Background: Cancer survival varies widely between countries. The CONCORD study provides survival estimates for 1.9 million adults (aged 15-99 years) diagnosed with a first, primary, invasive cancer of the breast (women), colon, rectum, or prostate during 1990-94 and followed up to 1999, by use of individual tumour records from 101 population-based cancer registries in 31 countries on five continents. This is, to our knowledge, the first worldwide analysis of cancer survival, with standard quality-control procedures and identical analytic methods for all datasets.
Methods: To compensate for wide international differences in general population (background) mortality by age, sex, country, region, calendar period, and (in the USA) ethnic origin, we estimated relative survival, the ratio of survival noted in the patients with cancer, and the survival that would have been expected had they been subject only to the background mortality rates. 2800 life tables were constructed. Survival estimates were also adjusted for differences in the age structure of populations of patients with cancer.
Findings: Global variation in cancer survival was very wide. 5-year relative survival for breast, colorectal, and prostate cancer was generally higher in North America, Australia, Japan, and northern, western, and southern Europe, and lower in Algeria, Brazil, and eastern Europe. CONCORD has provided the first opportunity to estimate cancer survival in 11 states in USA covered by the National Program of Cancer Registries (NPCR), and the study covers 42% of the US population, four-fold more than previously available. Cancer survival in black men and women was systematically and substantially lower than in white men and women in all 16 states and six metropolitan areas included. Relative survival for all ethnicities combined was 2-4% lower in states covered by NPCR than in areas covered by the Surveillance Epidemiology and End Results (SEER) Program. Age-standardised relative survival by use of the appropriate race-specific and state-specific life tables was up to 2% lower for breast cancer and up to 5% lower for prostate cancer than with the census-derived national life tables used by the SEER Program. These differences in population coverage and analytical method have both contributed to the survival deficit noted between Europe and the USA, from which only SEER data have been available until now.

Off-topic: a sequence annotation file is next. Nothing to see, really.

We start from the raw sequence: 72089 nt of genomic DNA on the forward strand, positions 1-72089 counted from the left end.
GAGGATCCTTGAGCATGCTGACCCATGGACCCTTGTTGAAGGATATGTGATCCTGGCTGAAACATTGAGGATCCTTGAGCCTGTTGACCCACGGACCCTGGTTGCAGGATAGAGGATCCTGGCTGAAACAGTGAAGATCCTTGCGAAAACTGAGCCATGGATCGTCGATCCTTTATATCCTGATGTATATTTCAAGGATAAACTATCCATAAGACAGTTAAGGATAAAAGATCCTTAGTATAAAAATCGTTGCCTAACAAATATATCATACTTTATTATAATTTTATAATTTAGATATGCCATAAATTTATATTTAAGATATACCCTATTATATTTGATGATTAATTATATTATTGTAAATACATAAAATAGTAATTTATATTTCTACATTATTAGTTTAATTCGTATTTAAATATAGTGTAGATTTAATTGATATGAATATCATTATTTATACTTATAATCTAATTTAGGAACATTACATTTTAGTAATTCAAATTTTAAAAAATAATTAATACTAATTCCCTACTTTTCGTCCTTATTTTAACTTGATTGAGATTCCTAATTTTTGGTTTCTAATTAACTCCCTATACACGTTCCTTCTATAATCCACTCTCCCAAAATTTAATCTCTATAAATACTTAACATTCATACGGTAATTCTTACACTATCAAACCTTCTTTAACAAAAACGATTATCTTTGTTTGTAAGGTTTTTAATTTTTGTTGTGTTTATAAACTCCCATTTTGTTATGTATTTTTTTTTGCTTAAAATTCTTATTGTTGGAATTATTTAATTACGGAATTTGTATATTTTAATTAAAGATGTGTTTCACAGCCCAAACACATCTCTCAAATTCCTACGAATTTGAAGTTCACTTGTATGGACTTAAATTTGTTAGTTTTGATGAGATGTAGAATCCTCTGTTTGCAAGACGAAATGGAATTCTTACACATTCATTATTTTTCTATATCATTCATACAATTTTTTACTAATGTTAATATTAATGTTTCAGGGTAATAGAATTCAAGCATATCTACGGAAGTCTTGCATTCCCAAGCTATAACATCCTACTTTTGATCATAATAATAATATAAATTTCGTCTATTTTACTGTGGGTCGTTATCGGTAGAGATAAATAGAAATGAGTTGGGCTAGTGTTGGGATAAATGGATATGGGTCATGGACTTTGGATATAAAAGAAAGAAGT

Interpretation: Until now, direct comparisons of cancer survival between high-income and low-income countries have not generally been available. The information provided here might therefore be a useful stimulus for change. The findings should eventually facilitate joint assessment of international trends in incidence, survival, and mortality as indicators of cancer control.